The Age of Innocence is the twelfth novel published by Edith Wharton, winning for her the 1921 Pulitzer Prize for Literature. The story is set in upper-class New York City in the 1870s. It centers on the impending marriage of an upper-class couple, Newland Archer and May Welland. And the introduction of a woman, Ellen Olenska, plagued by scandal whose presence threatens their happiness. Though the novel questions the assumptions and morals of 1870s' New York society, it never devolves into an outright condemnation of the institution. In fact, Wharton considered this novel an "apology" for her earlier, more brutal and critical novel, The House of Mirth.

Apology it may be, but it still has biting passages and moments of silent despair for the primary characters of Newland and Ellen. And there is the sacrifice of artistic, romantic impulses for family duty and societal respectability. Newland Archer, a young lawyer from one of New York's best families, thinks he is in love with the exotic Countess Ellen Olenska and even entertains the thought of leaving his wife for her, but when he learns that his wife May is pregnant, he abandons all hope of love and happiness and decides to stay with May.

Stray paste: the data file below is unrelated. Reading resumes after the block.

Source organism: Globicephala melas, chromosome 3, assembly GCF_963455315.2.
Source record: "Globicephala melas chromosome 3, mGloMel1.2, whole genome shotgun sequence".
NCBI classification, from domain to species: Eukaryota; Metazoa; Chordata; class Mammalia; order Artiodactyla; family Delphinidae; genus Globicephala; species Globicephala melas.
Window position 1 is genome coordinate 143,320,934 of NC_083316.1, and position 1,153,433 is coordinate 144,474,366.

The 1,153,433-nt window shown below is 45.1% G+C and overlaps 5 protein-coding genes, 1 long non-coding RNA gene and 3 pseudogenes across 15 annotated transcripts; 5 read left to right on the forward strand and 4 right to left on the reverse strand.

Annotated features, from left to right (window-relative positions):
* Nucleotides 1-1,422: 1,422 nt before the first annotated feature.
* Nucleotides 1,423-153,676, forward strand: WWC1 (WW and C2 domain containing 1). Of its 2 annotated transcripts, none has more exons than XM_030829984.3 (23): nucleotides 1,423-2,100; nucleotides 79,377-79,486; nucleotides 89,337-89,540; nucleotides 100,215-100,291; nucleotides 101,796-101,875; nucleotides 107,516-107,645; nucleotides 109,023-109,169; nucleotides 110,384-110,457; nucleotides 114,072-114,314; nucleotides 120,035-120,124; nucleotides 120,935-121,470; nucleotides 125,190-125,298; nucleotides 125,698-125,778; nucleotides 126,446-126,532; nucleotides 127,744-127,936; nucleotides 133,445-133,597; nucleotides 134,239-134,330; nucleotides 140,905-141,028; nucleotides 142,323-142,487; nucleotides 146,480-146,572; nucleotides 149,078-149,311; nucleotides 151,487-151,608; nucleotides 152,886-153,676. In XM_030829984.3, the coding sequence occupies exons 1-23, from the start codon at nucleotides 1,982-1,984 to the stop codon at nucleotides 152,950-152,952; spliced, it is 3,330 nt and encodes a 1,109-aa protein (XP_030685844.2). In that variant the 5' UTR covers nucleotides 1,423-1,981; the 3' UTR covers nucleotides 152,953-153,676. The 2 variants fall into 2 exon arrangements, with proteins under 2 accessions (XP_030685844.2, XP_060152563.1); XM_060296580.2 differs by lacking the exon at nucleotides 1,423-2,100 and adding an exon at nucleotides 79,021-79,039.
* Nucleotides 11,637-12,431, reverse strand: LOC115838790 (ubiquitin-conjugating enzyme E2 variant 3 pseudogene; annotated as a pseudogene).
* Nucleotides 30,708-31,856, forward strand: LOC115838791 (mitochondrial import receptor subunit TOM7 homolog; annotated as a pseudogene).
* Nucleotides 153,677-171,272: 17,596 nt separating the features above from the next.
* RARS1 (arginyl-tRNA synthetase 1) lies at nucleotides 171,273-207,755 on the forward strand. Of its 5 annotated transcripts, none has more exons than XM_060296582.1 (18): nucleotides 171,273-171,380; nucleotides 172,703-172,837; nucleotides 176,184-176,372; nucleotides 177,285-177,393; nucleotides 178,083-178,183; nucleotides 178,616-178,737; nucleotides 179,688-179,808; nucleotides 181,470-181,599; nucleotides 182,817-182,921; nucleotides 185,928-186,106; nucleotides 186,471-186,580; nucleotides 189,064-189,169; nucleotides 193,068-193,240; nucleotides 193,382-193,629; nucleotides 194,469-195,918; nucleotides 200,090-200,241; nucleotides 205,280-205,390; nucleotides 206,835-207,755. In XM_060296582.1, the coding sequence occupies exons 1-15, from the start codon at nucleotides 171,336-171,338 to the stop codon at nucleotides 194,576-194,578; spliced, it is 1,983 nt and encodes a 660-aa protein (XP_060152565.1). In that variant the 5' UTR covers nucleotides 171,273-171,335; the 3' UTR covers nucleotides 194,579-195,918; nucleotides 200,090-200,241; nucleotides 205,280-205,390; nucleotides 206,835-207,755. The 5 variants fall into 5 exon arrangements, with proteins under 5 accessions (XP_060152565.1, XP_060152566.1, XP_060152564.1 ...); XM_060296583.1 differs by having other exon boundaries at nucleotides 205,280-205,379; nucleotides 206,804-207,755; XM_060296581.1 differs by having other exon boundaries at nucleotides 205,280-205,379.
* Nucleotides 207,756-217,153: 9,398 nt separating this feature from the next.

The difficulty of genuine human communication in the upper strata of society is an important theme in the Archer plot. Newland Archer lives in what Wharton calls "a kind of hieroglyphic world, where the real thing was never said or done or even thought, but only represented by a set of arbitrary signs." Most of the important personal communications between Archer and his wife are left unsaid. Many times Archer imagines what she is saying to him (or more complicated yet what she thinks he is saying to her), but of course Archer may be reading the hieroglyphics wrong. Because so little that is felt is actually expressed, Archer at times appears to be having an internal dialogue with himself.